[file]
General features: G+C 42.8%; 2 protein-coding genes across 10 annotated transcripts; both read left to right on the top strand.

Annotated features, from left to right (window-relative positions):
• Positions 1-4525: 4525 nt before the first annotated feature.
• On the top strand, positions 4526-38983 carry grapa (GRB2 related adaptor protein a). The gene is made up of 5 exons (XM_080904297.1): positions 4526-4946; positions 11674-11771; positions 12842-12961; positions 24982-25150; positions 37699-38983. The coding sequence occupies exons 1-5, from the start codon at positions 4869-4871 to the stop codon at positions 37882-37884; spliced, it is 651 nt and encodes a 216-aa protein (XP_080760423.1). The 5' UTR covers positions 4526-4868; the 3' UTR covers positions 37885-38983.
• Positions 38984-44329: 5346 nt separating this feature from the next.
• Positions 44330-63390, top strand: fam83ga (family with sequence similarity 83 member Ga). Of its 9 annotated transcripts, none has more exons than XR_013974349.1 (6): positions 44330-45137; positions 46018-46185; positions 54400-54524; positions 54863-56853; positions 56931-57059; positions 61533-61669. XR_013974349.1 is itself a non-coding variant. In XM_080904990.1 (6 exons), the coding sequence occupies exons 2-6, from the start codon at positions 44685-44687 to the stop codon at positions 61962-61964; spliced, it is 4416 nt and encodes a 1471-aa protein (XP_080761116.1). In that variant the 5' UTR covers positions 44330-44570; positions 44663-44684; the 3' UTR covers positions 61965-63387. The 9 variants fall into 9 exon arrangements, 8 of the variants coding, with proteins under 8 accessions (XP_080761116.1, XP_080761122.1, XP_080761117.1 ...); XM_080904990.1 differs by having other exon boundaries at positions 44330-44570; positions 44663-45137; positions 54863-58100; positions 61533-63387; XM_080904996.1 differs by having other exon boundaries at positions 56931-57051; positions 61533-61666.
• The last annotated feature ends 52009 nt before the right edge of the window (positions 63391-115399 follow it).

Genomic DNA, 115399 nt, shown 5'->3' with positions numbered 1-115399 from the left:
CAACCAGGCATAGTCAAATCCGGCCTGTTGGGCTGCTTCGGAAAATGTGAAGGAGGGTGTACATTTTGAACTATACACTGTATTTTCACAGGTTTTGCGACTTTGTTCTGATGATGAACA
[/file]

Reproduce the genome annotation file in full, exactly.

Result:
General features: G+C 42.8%; 2 protein-coding genes across 10 annotated transcripts; both read left to right on the top strand.

Annotated features, from left to right (window-relative positions):
• Positions 1-4525: 4525 nt before the first annotated feature.
• On the top strand, positions 4526-38983 carry grapa (GRB2 related adaptor protein a). The gene is made up of 5 exons (XM_080904297.1): positions 4526-4946; positions 11674-11771; positions 12842-12961; positions 24982-25150; positions 37699-38983. The coding sequence occupies exons 1-5, from the start codon at positions 4869-4871 to the stop codon at positions 37882-37884; spliced, it is 651 nt and encodes a 216-aa protein (XP_080760423.1). The 5' UTR covers positions 4526-4868; the 3' UTR covers positions 37885-38983.
• Positions 38984-44329: 5346 nt separating this feature from the next.
• Positions 44330-63390, top strand: fam83ga (family with sequence similarity 83 member Ga). Of its 9 annotated transcripts, none has more exons than XR_013974349.1 (6): positions 44330-45137; positions 46018-46185; positions 54400-54524; positions 54863-56853; positions 56931-57059; positions 61533-61669. XR_013974349.1 is itself a non-coding variant. In XM_080904990.1 (6 exons), the coding sequence occupies exons 2-6, from the start codon at positions 44685-44687 to the stop codon at positions 61962-61964; spliced, it is 4416 nt and encodes a 1471-aa protein (XP_080761116.1). In that variant the 5' UTR covers positions 44330-44570; positions 44663-44684; the 3' UTR covers positions 61965-63387. The 9 variants fall into 9 exon arrangements, 8 of the variants coding, with proteins under 8 accessions (XP_080761116.1, XP_080761122.1, XP_080761117.1 ...); XM_080904990.1 differs by having other exon boundaries at positions 44330-44570; positions 44663-45137; positions 54863-58100; positions 61533-63387; XM_080904996.1 differs by having other exon boundaries at positions 56931-57051; positions 61533-61666.
• The last annotated feature ends 52009 nt before the right edge of the window (positions 63391-115399 follow it).

Genomic DNA, 115399 nt, shown 5'->3' with positions numbered 1-115399 from the left:
CAACCAGGCATAGTCAAATCCGGCCTGTTGGGCTGCTTCGGAAAATGTGAAGGAGGGTGTACATTTTGAACTATACACTGTATTTTCACAGGTTTTGCGACTTTGTTCTGATGATGAACA